As illustrated in
Consequently, there are three different fluid phases in the bulb 24 and primary conduit 26: (1) the gas phase 34 that is compressible and non-conductive, typically air; (2) the first liquid phase 36 that is essentially non-compressible and conductive, and (3) the second liquid phase 38 that is essentially non-compressible and non-conductive, typically distilled water. There is an interface 40 between the water phase 38 and mercury phase 36 and these two phases are immiscible with each other, and there is an interface 42 between the mercury phase 36 and the air phase 34 and these two phases are immiscible with each other. The mercury phase 36 is between the water phase 38 and the air phase 34. When the bulb 24 is compressed, water 38 a from the bulb 24 pushes the mercury phase 36 along the primary conduit 26 towards the two pairs of electrical contacts 28 and 30.
As shown in
As best illustrated in
When the shoulders 12 d and 14 d abut, the free terminal ends A and B are brought into contact with each other. As illustrated in
In operation, as illustrated in
When the arms 12 and 14 are moved to their maximum displacement towards each other, the fixed distance D, the shoulders 12 d and 14 d stop further movement and the free terminal ends A and B of the spring 48 make contact. This causes the audio alarm 50 to be energized and provide a sound signal that the end point of the test has been reached and the distal ends 12 b and 14 b of the arms 12 and 14 have been moved the proper distance D towards each other. The user may now observe the visual display 44 to see which light 44 a or 44 b is lit.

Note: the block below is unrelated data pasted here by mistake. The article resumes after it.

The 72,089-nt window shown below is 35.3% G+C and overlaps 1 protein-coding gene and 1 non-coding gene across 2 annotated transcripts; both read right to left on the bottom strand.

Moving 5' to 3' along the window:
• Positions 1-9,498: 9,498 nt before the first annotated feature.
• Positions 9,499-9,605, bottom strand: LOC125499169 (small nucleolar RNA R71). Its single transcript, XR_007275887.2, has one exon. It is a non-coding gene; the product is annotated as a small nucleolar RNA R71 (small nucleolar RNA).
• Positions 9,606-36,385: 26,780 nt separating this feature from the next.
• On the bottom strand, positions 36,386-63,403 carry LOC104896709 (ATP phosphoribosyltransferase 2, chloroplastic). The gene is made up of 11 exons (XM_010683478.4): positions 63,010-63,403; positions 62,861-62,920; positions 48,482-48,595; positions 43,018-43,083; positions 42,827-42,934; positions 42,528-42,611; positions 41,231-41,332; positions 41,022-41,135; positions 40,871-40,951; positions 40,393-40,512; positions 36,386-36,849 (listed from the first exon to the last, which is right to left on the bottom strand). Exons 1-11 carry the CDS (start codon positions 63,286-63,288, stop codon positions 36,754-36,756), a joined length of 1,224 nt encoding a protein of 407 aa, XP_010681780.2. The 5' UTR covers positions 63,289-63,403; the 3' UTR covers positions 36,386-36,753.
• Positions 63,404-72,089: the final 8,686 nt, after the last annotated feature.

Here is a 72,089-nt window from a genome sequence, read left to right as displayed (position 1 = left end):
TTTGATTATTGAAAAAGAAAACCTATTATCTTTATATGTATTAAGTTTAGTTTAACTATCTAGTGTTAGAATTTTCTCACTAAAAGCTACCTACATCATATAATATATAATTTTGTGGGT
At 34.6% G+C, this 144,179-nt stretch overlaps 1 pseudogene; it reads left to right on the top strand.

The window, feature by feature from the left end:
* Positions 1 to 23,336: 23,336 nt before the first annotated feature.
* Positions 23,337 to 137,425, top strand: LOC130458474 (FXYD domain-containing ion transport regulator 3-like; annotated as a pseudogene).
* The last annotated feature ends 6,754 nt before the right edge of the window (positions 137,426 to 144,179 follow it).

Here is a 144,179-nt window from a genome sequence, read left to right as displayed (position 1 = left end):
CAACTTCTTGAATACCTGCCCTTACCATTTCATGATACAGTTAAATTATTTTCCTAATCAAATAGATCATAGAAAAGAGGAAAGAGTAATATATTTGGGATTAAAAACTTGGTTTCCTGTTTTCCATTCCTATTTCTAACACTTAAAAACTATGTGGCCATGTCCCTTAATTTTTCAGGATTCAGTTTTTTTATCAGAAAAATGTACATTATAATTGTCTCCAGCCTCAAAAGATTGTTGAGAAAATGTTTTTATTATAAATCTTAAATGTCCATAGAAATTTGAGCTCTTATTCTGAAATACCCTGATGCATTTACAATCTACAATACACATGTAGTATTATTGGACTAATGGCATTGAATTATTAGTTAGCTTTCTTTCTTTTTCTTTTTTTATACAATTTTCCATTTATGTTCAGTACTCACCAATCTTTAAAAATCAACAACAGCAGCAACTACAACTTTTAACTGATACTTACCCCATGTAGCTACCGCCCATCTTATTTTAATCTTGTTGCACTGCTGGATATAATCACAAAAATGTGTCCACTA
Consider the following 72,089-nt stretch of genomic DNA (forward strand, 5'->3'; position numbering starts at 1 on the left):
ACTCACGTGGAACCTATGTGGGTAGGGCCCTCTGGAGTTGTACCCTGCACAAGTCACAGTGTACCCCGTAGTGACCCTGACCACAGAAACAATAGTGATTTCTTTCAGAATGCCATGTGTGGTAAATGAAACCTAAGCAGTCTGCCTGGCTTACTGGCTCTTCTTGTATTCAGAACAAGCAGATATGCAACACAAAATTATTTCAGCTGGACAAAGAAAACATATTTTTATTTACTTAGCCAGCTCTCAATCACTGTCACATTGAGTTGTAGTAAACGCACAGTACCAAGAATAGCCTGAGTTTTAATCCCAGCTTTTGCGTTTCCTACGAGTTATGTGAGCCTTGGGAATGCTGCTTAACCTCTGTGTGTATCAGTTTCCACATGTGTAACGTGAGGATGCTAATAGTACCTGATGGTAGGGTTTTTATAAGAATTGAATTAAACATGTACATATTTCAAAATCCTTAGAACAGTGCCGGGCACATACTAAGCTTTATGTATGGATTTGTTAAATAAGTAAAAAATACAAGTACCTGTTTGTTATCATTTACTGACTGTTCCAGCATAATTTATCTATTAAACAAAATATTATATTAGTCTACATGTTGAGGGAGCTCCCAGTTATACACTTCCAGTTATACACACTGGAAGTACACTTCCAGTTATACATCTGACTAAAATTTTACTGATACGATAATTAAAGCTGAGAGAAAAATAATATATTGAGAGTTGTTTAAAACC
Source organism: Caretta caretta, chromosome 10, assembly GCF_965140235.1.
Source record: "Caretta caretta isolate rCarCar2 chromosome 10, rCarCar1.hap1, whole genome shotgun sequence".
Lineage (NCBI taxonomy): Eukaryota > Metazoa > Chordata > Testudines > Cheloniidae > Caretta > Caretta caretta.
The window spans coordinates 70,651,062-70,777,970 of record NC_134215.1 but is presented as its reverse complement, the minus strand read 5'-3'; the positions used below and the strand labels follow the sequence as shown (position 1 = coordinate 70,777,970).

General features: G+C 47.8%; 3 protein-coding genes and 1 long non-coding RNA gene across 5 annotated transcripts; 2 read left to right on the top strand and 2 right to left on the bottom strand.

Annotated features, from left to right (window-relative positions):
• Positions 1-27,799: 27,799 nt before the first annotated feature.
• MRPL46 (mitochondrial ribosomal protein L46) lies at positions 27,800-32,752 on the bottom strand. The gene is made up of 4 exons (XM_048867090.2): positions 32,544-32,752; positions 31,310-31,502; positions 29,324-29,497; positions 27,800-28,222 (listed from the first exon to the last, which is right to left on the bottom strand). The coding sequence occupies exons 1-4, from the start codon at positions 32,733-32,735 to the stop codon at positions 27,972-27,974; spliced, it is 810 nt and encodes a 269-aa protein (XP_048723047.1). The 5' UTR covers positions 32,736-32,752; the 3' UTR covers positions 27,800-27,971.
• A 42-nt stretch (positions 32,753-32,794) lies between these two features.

As illustrated in
When these arms 12 and 14 have been moved towards each other to the end point of the test when the shoulder 12 d and 14 d abut, the sensor 102 or 104 provide an analog signal corresponding to the intraocular pressure detected. The analog to digital converter 106 converts this analog signal into a digital signal that is forwarded by the microprocessor 108 to the memory device 114. At the same time the microprocessor 108 activates the audio alarm 50 a and provides a numerical or alpha-numerical readout that is displayed on the screen 116 a on the visual display unit 116. Thus, this tonometer 100 enables patient information and data to be collected and stored and compared with past test results, typically the last past measurement taken and stored in the memory device 114.
As illustrated in
The base 210 a of the bulb 210 is more rigid that its crown 210 b which is flexible. A metal ring 214 is attached to the base 210 a. There is a second metal ring 216 in coaxial alignment with, and spaced a predetermined distance X, from the metal ring 214. When the crown 210 b is compressed during testing as the user pushes the crown against the closed eyelid 22, the ring 216 moves towards the ring 214. When these rings 214 and 216 abut, the end point of the test has been reached and a circuit including these rings, a battery 218 and audio alarm 220 is completed. This turns on the alarm 220. The user then looks at the visual display device 44 to see if the green light 44 a or red light 44 b has been illuminated, depending on the position of the mercury phase 36 in the conduit 206. When the tonometer 200 is moved away from the eye, the crown 210 b has sufficient resiliency to act as a spring to return the bulb 210 to the position shown in